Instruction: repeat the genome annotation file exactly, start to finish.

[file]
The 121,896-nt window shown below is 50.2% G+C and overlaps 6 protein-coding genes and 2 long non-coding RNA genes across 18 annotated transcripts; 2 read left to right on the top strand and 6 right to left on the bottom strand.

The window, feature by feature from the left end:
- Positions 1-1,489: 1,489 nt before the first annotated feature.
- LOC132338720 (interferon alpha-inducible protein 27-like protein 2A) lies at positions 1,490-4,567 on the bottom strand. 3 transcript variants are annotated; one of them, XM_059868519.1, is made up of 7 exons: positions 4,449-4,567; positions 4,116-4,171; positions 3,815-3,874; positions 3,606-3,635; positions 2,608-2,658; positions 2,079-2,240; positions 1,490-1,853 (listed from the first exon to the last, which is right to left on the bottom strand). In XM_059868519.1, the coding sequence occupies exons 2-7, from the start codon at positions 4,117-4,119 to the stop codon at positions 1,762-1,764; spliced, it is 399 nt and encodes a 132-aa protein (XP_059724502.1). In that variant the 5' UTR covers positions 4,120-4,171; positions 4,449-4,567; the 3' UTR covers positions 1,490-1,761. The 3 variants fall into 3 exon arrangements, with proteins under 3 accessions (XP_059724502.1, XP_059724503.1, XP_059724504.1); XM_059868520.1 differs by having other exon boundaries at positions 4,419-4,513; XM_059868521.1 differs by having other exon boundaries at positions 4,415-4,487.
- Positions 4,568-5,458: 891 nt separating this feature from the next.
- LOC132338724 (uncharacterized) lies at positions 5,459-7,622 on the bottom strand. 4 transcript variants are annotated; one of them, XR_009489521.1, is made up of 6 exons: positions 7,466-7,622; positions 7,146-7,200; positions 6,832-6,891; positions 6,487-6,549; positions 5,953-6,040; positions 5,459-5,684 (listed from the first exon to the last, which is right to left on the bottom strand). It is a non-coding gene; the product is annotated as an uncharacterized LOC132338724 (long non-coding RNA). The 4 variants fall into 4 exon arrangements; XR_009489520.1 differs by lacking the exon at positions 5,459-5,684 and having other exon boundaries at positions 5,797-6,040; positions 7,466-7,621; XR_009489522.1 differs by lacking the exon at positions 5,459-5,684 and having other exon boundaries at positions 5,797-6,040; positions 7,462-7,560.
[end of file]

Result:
The 121,896-nt window shown below is 50.2% G+C and overlaps 6 protein-coding genes and 2 long non-coding RNA genes across 18 annotated transcripts; 2 read left to right on the top strand and 6 right to left on the bottom strand.

The window, feature by feature from the left end:
- Positions 1-1,489: 1,489 nt before the first annotated feature.
- LOC132338720 (interferon alpha-inducible protein 27-like protein 2A) lies at positions 1,490-4,567 on the bottom strand. 3 transcript variants are annotated; one of them, XM_059868519.1, is made up of 7 exons: positions 4,449-4,567; positions 4,116-4,171; positions 3,815-3,874; positions 3,606-3,635; positions 2,608-2,658; positions 2,079-2,240; positions 1,490-1,853 (listed from the first exon to the last, which is right to left on the bottom strand). In XM_059868519.1, the coding sequence occupies exons 2-7, from the start codon at positions 4,117-4,119 to the stop codon at positions 1,762-1,764; spliced, it is 399 nt and encodes a 132-aa protein (XP_059724502.1). In that variant the 5' UTR covers positions 4,120-4,171; positions 4,449-4,567; the 3' UTR covers positions 1,490-1,761. The 3 variants fall into 3 exon arrangements, with proteins under 3 accessions (XP_059724502.1, XP_059724503.1, XP_059724504.1); XM_059868520.1 differs by having other exon boundaries at positions 4,419-4,513; XM_059868521.1 differs by having other exon boundaries at positions 4,415-4,487.
- Positions 4,568-5,458: 891 nt separating this feature from the next.
- LOC132338724 (uncharacterized) lies at positions 5,459-7,622 on the bottom strand. 4 transcript variants are annotated; one of them, XR_009489521.1, is made up of 6 exons: positions 7,466-7,622; positions 7,146-7,200; positions 6,832-6,891; positions 6,487-6,549; positions 5,953-6,040; positions 5,459-5,684 (listed from the first exon to the last, which is right to left on the bottom strand). It is a non-coding gene; the product is annotated as an uncharacterized LOC132338724 (long non-coding RNA). The 4 variants fall into 4 exon arrangements; XR_009489520.1 differs by lacking the exon at positions 5,459-5,684 and having other exon boundaries at positions 5,797-6,040; positions 7,466-7,621; XR_009489522.1 differs by lacking the exon at positions 5,459-5,684 and having other exon boundaries at positions 5,797-6,040; positions 7,462-7,560.